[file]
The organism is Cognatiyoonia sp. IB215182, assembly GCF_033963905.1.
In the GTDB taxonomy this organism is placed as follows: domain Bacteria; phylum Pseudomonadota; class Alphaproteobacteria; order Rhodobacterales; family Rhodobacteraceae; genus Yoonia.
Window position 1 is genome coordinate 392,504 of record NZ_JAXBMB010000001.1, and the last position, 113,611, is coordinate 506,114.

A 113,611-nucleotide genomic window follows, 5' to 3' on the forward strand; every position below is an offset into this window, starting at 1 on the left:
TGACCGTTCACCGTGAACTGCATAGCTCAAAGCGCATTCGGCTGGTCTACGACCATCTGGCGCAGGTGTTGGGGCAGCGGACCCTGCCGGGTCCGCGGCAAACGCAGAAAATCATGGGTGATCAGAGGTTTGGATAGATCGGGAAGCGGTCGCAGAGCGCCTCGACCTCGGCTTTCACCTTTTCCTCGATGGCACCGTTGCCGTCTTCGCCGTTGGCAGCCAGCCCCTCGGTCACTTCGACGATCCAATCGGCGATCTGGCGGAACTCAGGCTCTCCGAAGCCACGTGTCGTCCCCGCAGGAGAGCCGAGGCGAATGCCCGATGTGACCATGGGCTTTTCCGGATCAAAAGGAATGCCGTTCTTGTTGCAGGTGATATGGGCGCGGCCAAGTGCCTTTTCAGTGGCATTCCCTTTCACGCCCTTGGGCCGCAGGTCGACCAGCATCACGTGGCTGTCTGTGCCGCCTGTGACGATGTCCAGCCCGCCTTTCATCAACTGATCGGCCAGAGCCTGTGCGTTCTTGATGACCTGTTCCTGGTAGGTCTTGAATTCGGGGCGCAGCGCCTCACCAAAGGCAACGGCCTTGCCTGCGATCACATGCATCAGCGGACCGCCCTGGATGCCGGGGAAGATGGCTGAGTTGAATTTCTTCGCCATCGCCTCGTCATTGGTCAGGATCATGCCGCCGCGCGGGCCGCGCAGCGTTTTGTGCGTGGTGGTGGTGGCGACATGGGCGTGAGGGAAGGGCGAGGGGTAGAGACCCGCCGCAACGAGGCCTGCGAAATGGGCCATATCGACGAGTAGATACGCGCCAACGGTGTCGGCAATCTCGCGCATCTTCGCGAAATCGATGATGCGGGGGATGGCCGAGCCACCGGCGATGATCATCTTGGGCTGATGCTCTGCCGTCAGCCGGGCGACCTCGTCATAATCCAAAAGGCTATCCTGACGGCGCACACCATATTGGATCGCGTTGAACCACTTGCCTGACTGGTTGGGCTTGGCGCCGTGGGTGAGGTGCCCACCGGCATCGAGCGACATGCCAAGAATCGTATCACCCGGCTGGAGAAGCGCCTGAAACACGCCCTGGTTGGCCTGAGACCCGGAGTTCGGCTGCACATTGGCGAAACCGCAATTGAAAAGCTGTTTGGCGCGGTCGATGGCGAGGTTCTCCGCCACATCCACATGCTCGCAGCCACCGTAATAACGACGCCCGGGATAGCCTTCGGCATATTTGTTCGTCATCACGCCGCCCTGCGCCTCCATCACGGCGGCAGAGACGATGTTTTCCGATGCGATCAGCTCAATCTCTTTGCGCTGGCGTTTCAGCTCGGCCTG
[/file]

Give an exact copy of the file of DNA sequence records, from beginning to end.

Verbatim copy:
The organism is Cognatiyoonia sp. IB215182, assembly GCF_033963905.1.
In the GTDB taxonomy this organism is placed as follows: domain Bacteria; phylum Pseudomonadota; class Alphaproteobacteria; order Rhodobacterales; family Rhodobacteraceae; genus Yoonia.
Window position 1 is genome coordinate 392,504 of record NZ_JAXBMB010000001.1, and the last position, 113,611, is coordinate 506,114.

A 113,611-nucleotide genomic window follows, 5' to 3' on the forward strand; every position below is an offset into this window, starting at 1 on the left:
TGACCGTTCACCGTGAACTGCATAGCTCAAAGCGCATTCGGCTGGTCTACGACCATCTGGCGCAGGTGTTGGGGCAGCGGACCCTGCCGGGTCCGCGGCAAACGCAGAAAATCATGGGTGATCAGAGGTTTGGATAGATCGGGAAGCGGTCGCAGAGCGCCTCGACCTCGGCTTTCACCTTTTCCTCGATGGCACCGTTGCCGTCTTCGCCGTTGGCAGCCAGCCCCTCGGTCACTTCGACGATCCAATCGGCGATCTGGCGGAACTCAGGCTCTCCGAAGCCACGTGTCGTCCCCGCAGGAGAGCCGAGGCGAATGCCCGATGTGACCATGGGCTTTTCCGGATCAAAAGGAATGCCGTTCTTGTTGCAGGTGATATGGGCGCGGCCAAGTGCCTTTTCAGTGGCATTCCCTTTCACGCCCTTGGGCCGCAGGTCGACCAGCATCACGTGGCTGTCTGTGCCGCCTGTGACGATGTCCAGCCCGCCTTTCATCAACTGATCGGCCAGAGCCTGTGCGTTCTTGATGACCTGTTCCTGGTAGGTCTTGAATTCGGGGCGCAGCGCCTCACCAAAGGCAACGGCCTTGCCTGCGATCACATGCATCAGCGGACCGCCCTGGATGCCGGGGAAGATGGCTGAGTTGAATTTCTTCGCCATCGCCTCGTCATTGGTCAGGATCATGCCGCCGCGCGGGCCGCGCAGCGTTTTGTGCGTGGTGGTGGTGGCGACATGGGCGTGAGGGAAGGGCGAGGGGTAGAGACCCGCCGCAACGAGGCCTGCGAAATGGGCCATATCGACGAGTAGATACGCGCCAACGGTGTCGGCAATCTCGCGCATCTTCGCGAAATCGATGATGCGGGGGATGGCCGAGCCACCGGCGATGATCATCTTGGGCTGATGCTCTGCCGTCAGCCGGGCGACCTCGTCATAATCCAAAAGGCTATCCTGACGGCGCACACCATATTGGATCGCGTTGAACCACTTGCCTGACTGGTTGGGCTTGGCGCCGTGGGTGAGGTGCCCACCGGCATCGAGCGACATGCCAAGAATCGTATCACCCGGCTGGAGAAGCGCCTGAAACACGCCCTGGTTGGCCTGAGACCCGGAGTTCGGCTGCACATTGGCGAAACCGCAATTGAAAAGCTGTTTGGCGCGGTCGATGGCGAGGTTCTCCGCCACATCCACATGCTCGCAGCCACCGTAATAACGACGCCCGGGATAGCCTTCGGCATATTTGTTCGTCATCACGCCGCCCTGCGCCTCCATCACGGCGGCAGAGACGATGTTTTCCGATGCGATCAGCTCAATCTCTTTGCGCTGGCGTTTCAGCTCGGCCTG